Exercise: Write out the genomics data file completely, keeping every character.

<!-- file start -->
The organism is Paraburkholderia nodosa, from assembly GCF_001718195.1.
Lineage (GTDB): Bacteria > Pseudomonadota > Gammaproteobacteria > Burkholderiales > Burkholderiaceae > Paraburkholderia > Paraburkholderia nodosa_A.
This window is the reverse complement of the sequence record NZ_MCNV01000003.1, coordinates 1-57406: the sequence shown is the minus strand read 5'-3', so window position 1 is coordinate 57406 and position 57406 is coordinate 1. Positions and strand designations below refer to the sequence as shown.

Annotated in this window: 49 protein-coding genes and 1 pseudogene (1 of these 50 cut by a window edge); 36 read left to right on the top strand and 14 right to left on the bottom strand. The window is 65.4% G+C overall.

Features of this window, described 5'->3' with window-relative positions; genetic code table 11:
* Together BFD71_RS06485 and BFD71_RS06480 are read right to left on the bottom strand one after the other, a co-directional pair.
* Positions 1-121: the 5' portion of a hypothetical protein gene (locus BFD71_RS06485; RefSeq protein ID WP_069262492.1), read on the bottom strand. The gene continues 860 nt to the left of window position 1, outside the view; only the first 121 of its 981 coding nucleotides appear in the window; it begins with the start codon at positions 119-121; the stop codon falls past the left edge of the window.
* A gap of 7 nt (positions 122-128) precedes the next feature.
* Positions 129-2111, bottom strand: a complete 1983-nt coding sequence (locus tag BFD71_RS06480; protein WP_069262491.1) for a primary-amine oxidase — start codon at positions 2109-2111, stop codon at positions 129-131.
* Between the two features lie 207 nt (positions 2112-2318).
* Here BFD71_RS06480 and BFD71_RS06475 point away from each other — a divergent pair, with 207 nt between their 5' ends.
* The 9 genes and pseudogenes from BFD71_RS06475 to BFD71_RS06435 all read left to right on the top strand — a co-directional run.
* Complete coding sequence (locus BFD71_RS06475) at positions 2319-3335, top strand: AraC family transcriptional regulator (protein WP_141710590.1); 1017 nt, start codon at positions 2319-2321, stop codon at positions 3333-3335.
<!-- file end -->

The organism is Paraburkholderia nodosa, from assembly GCF_001718195.1.
Lineage (GTDB): Bacteria > Pseudomonadota > Gammaproteobacteria > Burkholderiales > Burkholderiaceae > Paraburkholderia > Paraburkholderia nodosa_A.
This window is the reverse complement of the sequence record NZ_MCNV01000003.1, coordinates 1-57406: the sequence shown is the minus strand read 5'-3', so window position 1 is coordinate 57406 and position 57406 is coordinate 1. Positions and strand designations below refer to the sequence as shown.

Annotated in this window: 49 protein-coding genes and 1 pseudogene (1 of these 50 cut by a window edge); 36 read left to right on the top strand and 14 right to left on the bottom strand. The window is 65.4% G+C overall.

Features of this window, described 5'->3' with window-relative positions; genetic code table 11:
* Together BFD71_RS06485 and BFD71_RS06480 are read right to left on the bottom strand one after the other, a co-directional pair.
* Positions 1-121: the 5' portion of a hypothetical protein gene (locus BFD71_RS06485; RefSeq protein ID WP_069262492.1), read on the bottom strand. The gene continues 860 nt to the left of window position 1, outside the view; only the first 121 of its 981 coding nucleotides appear in the window; it begins with the start codon at positions 119-121; the stop codon falls past the left edge of the window.
* A gap of 7 nt (positions 122-128) precedes the next feature.
* Positions 129-2111, bottom strand: a complete 1983-nt coding sequence (locus tag BFD71_RS06480; protein WP_069262491.1) for a primary-amine oxidase — start codon at positions 2109-2111, stop codon at positions 129-131.
* Between the two features lie 207 nt (positions 2112-2318).
* Here BFD71_RS06480 and BFD71_RS06475 point away from each other — a divergent pair, with 207 nt between their 5' ends.
* The 9 genes and pseudogenes from BFD71_RS06475 to BFD71_RS06435 all read left to right on the top strand — a co-directional run.
* Complete coding sequence (locus BFD71_RS06475) at positions 2319-3335, top strand: AraC family transcriptional regulator (protein WP_141710590.1); 1017 nt, start codon at positions 2319-2321, stop codon at positions 3333-3335.